Spain: 48% of VAT-Reduced Foods Soar in Price in 2023

Spain: 48% of VAT-Reduced Foods Soar in Price in 2023.

Spain: 48% of VAT-Reduced Foods Soar in Price in 2023. Image: Davizro Photography /

The percentage of price hikes has been steadily on the rise since January.

FACUA-Consumidores en Acción, a consumer advocacy group, recently conducted a comprehensive study in August tracking the price changes of nearly a thousand food items affected by the VAT reduction in eight major supermarket chains.

What they found was quite alarming – almost half of the products analysed, precisely 48.4 per cent, had experienced price hikes since the introduction of this regulation at the beginning of the year.

This increase in prices is concerning because, according to the royal decree-law that implemented this measure, these products were not supposed to become more expensive unless there were genuine cost increases involved.

At the start of the year, only 6.7 per cent of items showed increases, but by August, this figure had jumped to a worrying 48.4 per cent.

In their latest study for August, FACUA scrutinized 976 prices across these eight supermarket chains.

Shockingly, they discovered that in 471 cases, or 48.4 per cent, prices had risen compared to their pre-VAT reduction levels.

One supermarket chain that particularly stands out in this regard is Carrefour, where a staggering 58.2 per cent of the 163 prices they monitored had increased.

Alcampo followed closely behind with 55 per cent, while Aldi, which had previously been a leader in price increases, saw 52.5 per cent of its 59 prices rise.

Lidl wasn’t far behind, with 51.1 per cent of its 64 items costing more.

The other chains included in the study also recorded significant price increases.

In comparison, Eroski and Mercadona had the lowest percentage of price hikes, at 44.6 per cent and 37.6 per cent, respectively.

The total number of increased prices, 471, is a rise from the 463 recorded in July, despite the similar sample size.

When delving into the types of products affected, it’s clear that fruits, vegetables, olive oils, and rice and pasta products have experienced the most significant price increases. This includes a wide range of everyday items such as milk, dairy products, and legumes.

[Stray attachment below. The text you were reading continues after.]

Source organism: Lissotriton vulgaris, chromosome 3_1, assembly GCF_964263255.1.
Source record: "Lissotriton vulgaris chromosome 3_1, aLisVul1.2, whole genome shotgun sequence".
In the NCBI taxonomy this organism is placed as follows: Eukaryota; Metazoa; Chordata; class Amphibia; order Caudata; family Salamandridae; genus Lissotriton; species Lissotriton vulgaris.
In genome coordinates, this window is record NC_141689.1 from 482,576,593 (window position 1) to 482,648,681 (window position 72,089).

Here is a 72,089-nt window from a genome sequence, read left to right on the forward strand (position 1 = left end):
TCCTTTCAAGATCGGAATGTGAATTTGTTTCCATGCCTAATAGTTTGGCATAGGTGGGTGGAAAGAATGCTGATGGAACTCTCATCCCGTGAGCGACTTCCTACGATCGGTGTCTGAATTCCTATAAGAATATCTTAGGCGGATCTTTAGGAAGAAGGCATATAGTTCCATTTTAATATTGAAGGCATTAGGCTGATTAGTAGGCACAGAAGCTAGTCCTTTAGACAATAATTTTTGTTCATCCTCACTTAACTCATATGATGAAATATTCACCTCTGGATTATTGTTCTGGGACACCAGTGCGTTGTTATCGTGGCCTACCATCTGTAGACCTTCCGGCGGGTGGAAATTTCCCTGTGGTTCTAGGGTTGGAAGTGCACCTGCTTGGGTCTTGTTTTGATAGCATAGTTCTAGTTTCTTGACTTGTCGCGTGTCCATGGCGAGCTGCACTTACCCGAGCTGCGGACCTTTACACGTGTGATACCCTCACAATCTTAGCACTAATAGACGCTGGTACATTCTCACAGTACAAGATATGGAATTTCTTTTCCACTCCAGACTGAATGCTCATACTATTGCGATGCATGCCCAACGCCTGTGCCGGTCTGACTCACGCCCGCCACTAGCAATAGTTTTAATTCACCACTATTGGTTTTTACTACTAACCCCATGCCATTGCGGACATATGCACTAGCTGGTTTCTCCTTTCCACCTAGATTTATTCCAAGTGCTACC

Some of the most substantial price hikes were observed in various supermarket chains.

For example, the price of a kilo of Fuji apples at Alcampo increased by a staggering 157.6 per cent since January. At Aldi, a 2-kilogram bag of El Mercado oranges saw a 103.5 per cent increase. Carrefour witnessed an astounding 186.9 per cent increase in the price of Carrefour pomegranates per kilo.

Meanwhile, Mercadona saw a 47.4 per cent increase in Sabroz round rice.

These findings raise concerns about whether the VAT reduction is genuinely benefiting consumers or if it’s being exploited by businesses to increase their profits.

The affected foods under this VAT reduction include common bread, milk, cheese, eggs, fruits, vegetables, oils, and pasta. While the reduction was intended to provide relief to consumers, it’s crucial that it’s implemented in a way that truly benefits the public.

Thank you for taking the time to read this article. Do remember to come back and check The Euro Weekly News website for all your up-to-date local and international news stories and remember, you can also follow us on Facebook and Instagram.

Author badge placeholder
Written by

Anna Ellis

Originally from Derbyshire, Anna has lived in the middle of nowhere north of Alicante on the Costa Blanca with her family for 19 years. She is passionate about her animal family including four dogs and four horses, musicals and cooking. Anna is a news writer for the EWN Media Group taking particular interest in the Costa Blanca South area and Almeria. Share your story with her by emailing